For a typical job, that would be just under $35 per hour based on an 8-hour workday. But the internet is open 24 hours a day, so it is around $12 per hour.

Blog Monetization

So, how do you make $278 per day? Well, there are many different ways to monetize your blog. However, for simplicity, I’m going to discuss the three most popular.


Banner ads from networks like Google AdSense, Mediavine, and Ad Thrive can generate a decent amount of money depending on your niche and traffic.

If your traffic is in the thousands of page views or less per month, you likely won’t exceed $1,000 in ad revenue each month.

However, as your traffic grows into the tens of thousands and up, you can make a bit more and sometimes a lot more.

But, for a lot of bloggers, while they may make 2-3 thousand dollars on advertising, it typically isn’t a majority of their blog income unless it is the only way they monetize their site.

Advertisements are a great way to start out monetizing your site once you have established traffic. However, be careful when using ads and use them sparingly. Nobody likes a website that is plastered full of them.

So when looking to make $278 per day for the example above, after you have established significant traffic, you might expect $65-$100 dollars per day from ads. However, it may take a long time to reach that range.

Affiliate Marketing

Affiliate marketing, like advertising, is going to be dependant on traffic.

However, there are wide variations in what you can make with affiliate marketing.

Some programs may pay you $1 based on signing up for an account, while others will pay significantly more based on selling their product.

A popular program people use to monetize their sites is Amazon Associates. Amazon pays a percentage based on the category of the product a customer is purchasing. Again, an Amazon Affiliate site’s revenue potential is related to the niche and traffic.

For a more straightforward example, let’s look at Bluehost’s affiliate program. The commission is $65 for each qualified hosting purchase.

To make $278 per day, you’d need 4-5 of your referrals to purchase hosting using your link every day.

Again, your profit potential with affiliate marketing is going to be determined by the kind of affiliates you work with, as well as traffic to your site and how well it converts.

Affiliate marketing can be very profitable, with many bloggers making over $10,000 per month in affiliate marketing alone.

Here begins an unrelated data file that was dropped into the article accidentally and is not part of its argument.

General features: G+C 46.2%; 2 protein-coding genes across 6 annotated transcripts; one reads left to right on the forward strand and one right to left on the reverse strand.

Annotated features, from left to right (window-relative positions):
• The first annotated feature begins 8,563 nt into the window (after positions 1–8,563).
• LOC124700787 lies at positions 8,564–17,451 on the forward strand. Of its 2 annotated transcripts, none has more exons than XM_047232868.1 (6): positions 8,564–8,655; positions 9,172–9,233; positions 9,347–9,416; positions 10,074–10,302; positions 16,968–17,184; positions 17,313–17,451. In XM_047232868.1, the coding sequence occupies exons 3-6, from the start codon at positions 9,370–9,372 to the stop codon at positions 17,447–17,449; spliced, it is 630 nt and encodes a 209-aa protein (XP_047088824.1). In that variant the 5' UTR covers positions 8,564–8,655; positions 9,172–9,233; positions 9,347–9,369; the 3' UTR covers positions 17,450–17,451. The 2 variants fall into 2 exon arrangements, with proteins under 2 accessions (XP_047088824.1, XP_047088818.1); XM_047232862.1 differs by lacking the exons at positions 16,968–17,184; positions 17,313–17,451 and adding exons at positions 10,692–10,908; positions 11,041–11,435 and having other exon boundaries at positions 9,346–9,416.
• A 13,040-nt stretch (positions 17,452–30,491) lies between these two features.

I’d recommend promoting a variety of affiliate products on your site. But don’t promote items just because you can. Promote them because you are a current or past user and believe in the product.

Digital Products and Courses

Digital products can include several things like checklists, short guides, photographs, or complete courses.

The great thing about making and selling a digital product is the passive income nature of it. Once you put in the work upfront, it can continue to sell for months or even years without any additional work.

While site traffic can help earn more money with products sold on your site, having an email list can help you make a decent amount of money on a lower traffic site.

With an email list, you can build trust with your customers over time. This trust will help improve conversion rates when you suggest products to your list.

For example, let’s say you have an email list of 10,000 people. After gaining their trust, you recommend they try a new course that you’ve created for $100. If only 1% of the people on your list buy your course, you make $10,000.

And there are many courses out there that sell for significantly more.

Additionally, for those that didn’t purchase your course, you can continue to build trust with them or offer them other products, which may result in sales later.

You could potentially make a month’s income in a couple of days with the release of a course to your email list. And then you can expect residual sales after that.

While it may take some time to grow your email list, it is an indispensable tool to have as a blogger.

It is your own captive audience.

And it isn’t affected by changes Google makes to its search algorithm that may drop your site traffic.

Diversification is Key to Achieving the Blogging Income Numbers You Desire

Whatever methods you use for monetizing your site, it is always best to have diversity in those methods.

There is no one-size-fits-all solution since each site is different. And different monetization strategies are going to work better for different websites.

But having a diverse strategy will help protect against sudden drops in traffic or other issues with your site, as well as being able to have multiple income paths from your blog to achieve, and hopefully exceed, the $278 per day to become a six-figure blogger.


Whether you are hoping for 25,000 visitors or making $100,000 a year as a blogger, those numbers can be intimidating.

But by breaking down those numbers to a more manageable scale, you can see that they are achievable. Many others have done it, and so can you.

How do you go about setting goals for your blogging numbers? Are there other examples of how you like to break down those big numbers to make them more feasible? Please share in the comments below.

The Numbers of Blogging